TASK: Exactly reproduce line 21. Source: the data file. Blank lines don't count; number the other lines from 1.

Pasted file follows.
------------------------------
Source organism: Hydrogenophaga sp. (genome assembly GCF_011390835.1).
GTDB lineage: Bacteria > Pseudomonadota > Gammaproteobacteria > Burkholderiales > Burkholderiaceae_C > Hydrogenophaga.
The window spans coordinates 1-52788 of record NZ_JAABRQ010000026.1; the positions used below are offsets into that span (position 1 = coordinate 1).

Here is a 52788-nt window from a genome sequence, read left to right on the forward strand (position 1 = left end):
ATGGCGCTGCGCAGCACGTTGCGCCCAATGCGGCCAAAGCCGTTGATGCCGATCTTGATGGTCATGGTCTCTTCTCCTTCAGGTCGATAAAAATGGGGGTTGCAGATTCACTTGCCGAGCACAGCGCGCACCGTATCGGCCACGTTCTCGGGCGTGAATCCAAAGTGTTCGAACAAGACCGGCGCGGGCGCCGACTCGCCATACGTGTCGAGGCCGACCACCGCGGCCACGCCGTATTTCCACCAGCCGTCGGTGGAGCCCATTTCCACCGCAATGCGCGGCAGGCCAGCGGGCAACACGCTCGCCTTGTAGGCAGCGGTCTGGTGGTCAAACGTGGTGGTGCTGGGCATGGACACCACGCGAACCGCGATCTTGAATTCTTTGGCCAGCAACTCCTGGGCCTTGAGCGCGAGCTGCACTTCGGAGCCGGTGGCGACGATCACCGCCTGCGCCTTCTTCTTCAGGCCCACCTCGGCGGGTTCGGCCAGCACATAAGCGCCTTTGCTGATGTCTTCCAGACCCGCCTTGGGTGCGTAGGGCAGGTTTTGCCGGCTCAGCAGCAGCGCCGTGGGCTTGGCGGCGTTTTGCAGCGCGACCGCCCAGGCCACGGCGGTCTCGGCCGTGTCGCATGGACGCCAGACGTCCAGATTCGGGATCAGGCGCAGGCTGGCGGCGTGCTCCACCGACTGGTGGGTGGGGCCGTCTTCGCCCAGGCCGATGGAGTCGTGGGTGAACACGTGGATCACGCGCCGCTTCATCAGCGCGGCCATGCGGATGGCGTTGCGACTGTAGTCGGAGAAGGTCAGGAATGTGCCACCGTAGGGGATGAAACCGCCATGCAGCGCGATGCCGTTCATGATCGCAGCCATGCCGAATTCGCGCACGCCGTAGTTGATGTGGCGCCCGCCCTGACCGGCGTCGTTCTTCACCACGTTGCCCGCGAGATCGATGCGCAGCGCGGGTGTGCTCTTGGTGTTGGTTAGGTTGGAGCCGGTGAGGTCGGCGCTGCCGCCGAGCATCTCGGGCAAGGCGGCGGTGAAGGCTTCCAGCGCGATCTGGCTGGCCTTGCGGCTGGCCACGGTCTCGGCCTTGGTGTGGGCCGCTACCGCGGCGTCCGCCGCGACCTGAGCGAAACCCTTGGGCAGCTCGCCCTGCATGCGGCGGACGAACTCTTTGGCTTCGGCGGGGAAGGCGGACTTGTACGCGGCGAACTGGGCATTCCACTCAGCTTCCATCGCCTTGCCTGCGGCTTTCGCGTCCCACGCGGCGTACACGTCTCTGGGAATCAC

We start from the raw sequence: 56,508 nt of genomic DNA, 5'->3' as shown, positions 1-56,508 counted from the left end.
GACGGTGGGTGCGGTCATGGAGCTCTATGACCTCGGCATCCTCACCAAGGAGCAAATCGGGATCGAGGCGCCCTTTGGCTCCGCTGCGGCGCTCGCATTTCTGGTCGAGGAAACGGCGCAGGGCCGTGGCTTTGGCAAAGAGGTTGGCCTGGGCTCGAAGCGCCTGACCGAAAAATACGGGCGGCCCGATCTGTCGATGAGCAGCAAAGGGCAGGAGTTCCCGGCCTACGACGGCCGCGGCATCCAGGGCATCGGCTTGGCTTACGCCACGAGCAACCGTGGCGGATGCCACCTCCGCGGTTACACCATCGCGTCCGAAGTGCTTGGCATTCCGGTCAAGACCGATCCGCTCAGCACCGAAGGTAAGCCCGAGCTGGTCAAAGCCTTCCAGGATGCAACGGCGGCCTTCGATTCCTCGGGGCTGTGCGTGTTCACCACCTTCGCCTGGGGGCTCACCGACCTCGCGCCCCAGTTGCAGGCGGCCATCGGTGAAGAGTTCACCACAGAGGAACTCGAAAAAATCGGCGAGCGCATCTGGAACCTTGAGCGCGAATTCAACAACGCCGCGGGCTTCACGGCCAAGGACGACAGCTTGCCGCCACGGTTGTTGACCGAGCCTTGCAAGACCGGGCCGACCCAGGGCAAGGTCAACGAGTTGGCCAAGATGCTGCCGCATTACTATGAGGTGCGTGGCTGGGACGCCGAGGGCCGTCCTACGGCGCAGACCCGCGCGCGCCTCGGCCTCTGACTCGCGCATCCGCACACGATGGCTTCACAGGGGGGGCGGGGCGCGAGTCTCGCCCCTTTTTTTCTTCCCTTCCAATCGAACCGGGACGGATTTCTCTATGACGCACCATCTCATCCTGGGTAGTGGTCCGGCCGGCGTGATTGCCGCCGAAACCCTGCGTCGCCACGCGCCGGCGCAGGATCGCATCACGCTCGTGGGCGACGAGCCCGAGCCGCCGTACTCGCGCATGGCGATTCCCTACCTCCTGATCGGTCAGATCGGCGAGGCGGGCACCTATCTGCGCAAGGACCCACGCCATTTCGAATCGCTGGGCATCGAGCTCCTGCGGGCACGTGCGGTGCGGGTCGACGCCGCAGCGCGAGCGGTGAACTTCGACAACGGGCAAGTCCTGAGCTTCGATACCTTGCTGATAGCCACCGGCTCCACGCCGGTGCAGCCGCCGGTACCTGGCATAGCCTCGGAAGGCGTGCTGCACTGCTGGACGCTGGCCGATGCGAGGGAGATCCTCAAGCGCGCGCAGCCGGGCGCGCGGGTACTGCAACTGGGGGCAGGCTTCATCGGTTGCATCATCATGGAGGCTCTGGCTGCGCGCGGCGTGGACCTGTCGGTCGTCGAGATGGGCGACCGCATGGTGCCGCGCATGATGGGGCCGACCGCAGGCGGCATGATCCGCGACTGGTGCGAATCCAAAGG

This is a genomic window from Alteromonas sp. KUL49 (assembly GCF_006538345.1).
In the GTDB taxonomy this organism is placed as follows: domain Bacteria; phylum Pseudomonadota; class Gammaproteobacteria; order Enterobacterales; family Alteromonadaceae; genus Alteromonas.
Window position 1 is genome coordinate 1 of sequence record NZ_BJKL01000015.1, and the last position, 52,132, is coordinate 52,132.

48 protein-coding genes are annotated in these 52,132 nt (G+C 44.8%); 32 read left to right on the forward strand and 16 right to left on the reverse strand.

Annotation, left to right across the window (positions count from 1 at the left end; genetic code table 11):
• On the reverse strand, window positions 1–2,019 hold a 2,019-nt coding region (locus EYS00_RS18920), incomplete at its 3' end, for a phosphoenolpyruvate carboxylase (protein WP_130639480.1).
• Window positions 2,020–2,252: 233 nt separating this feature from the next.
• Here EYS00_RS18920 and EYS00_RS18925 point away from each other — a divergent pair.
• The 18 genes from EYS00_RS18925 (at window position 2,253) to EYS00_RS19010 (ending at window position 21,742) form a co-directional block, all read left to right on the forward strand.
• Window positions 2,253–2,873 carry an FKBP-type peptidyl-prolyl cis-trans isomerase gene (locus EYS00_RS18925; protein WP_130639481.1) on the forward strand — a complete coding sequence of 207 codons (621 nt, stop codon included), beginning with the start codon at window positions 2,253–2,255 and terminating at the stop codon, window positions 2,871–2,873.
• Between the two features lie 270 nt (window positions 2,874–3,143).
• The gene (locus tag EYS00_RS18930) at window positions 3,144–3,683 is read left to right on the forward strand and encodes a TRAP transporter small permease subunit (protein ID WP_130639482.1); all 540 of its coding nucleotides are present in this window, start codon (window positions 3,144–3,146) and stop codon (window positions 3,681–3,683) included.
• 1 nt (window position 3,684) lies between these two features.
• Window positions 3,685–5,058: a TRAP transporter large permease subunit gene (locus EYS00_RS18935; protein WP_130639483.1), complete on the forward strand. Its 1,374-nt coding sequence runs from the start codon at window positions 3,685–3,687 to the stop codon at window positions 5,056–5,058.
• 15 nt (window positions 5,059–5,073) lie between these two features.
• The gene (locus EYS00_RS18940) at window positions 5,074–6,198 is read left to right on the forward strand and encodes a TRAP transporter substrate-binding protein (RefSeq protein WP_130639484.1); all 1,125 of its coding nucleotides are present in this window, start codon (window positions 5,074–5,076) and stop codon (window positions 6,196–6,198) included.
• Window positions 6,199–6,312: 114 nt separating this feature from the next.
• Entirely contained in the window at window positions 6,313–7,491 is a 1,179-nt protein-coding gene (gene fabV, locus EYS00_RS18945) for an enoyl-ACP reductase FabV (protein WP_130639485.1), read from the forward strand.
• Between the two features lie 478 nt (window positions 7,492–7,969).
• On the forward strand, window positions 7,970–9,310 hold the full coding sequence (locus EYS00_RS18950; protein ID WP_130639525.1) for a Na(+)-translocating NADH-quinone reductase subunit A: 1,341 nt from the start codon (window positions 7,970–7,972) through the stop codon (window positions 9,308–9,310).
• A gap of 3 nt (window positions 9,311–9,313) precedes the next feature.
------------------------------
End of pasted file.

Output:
• Window positions 3,685–5,058: a TRAP transporter large permease subunit gene (locus EYS00_RS18935; protein WP_130639483.1), complete on the forward strand. Its 1,374-nt coding sequence runs from the start codon at window positions 3,685–3,687 to the stop codon at window positions 5,056–5,058.